At our facility in Sarasota, our training center educates more than 300 dealers annually who are intent upon staying up with industry standards and credentialing. Our course is an investment in their knowledge and helps them propose the right product for the right scenario; helps them learn how to install and troubleshoot efficiently and effectively, and gives them confidence with Harmar products. Many of our employees, including inside and outside salespeople are Certified Aging in Place Specialist. With our sales teams deployed in the market, coupled with our in-house training, we learn from our dealers as much as they learn from us.

None of this is cutting edge, yet is now the “price of entry” for a company seeking to meet the needs of Boomers, the wealthiest generation in the history of mankind, 10,000 of whom are retiring every day, a trend that will persist every day for the next 17 years! Today there are 12 million seniors between the ages of 74 and 85; that number is projected to double to 24 million by 2030.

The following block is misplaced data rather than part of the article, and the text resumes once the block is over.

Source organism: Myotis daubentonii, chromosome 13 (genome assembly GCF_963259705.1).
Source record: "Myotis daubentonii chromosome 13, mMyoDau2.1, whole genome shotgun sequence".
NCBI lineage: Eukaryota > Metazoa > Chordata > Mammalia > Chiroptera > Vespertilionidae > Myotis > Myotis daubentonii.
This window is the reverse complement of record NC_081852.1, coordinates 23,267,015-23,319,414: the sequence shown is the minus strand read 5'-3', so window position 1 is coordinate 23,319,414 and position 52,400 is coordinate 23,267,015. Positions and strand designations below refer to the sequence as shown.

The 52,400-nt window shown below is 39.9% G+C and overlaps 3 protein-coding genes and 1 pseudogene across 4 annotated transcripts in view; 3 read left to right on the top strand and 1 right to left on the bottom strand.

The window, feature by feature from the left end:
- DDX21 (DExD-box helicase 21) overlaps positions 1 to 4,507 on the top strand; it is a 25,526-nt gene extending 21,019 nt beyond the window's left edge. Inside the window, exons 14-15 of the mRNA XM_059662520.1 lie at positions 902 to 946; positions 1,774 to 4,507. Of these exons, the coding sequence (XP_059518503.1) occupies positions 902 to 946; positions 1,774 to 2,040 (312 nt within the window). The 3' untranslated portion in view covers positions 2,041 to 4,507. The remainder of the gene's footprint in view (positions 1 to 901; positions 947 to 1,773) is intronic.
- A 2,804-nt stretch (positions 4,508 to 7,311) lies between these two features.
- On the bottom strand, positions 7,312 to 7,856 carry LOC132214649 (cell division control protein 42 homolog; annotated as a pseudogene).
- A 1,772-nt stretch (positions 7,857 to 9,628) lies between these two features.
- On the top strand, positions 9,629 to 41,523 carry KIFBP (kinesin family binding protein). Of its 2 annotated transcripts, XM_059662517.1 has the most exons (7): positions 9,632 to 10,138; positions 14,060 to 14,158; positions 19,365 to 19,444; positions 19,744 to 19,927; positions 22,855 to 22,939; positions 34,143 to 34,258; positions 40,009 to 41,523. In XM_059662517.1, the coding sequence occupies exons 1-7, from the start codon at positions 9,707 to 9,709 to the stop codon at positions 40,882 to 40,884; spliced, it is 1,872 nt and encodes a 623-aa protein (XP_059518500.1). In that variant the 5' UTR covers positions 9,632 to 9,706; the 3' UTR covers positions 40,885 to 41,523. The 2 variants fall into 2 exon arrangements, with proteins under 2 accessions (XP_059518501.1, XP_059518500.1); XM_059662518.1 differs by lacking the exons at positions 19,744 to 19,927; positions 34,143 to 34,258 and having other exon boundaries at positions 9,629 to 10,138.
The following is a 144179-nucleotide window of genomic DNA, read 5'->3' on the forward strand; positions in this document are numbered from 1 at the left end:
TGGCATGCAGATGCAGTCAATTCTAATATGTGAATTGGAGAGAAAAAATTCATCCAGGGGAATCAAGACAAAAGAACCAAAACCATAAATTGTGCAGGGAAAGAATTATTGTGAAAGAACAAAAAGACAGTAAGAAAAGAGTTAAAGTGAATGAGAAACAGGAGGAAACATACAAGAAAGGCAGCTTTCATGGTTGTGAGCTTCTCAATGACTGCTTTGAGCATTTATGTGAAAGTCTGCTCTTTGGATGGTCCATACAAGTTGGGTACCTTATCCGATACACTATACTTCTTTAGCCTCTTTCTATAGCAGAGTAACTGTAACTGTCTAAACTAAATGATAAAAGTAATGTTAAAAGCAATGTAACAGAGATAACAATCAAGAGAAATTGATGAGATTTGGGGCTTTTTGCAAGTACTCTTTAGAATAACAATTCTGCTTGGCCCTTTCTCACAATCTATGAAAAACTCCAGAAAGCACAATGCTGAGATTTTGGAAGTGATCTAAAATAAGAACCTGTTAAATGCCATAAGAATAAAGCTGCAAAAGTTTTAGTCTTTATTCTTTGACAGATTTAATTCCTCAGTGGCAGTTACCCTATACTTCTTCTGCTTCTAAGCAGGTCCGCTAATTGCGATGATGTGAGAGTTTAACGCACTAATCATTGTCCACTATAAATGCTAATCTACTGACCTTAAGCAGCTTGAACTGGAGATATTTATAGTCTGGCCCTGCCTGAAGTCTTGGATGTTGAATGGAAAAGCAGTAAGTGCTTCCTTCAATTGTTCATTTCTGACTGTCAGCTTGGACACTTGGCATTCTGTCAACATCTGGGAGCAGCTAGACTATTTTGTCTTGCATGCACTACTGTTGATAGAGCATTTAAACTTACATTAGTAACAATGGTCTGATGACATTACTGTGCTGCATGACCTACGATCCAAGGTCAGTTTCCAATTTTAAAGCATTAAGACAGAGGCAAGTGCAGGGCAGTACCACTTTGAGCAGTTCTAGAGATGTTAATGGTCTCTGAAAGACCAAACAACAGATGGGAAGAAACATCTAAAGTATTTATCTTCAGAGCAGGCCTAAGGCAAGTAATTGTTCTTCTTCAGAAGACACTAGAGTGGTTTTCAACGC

As Steve Jobs stated, “People don’t know what they want until you show them.” We see our mandate at Harmar to partner with our dealers to educate the consumer, allowing them to make informed and appropriate decisions around products that will enrich their lives.

This article originally appeared in the January 2015 issue of HME Business.

About the Author

Drew McCartney is president and CEO of Sarasota, Fla.-based Harmar (www.harmar.com), which manufacturers a range of auto lifts, stair lifts, platform lifts, pool lifts and related accessories for a variety of uses ranging from mobility patients to seniors.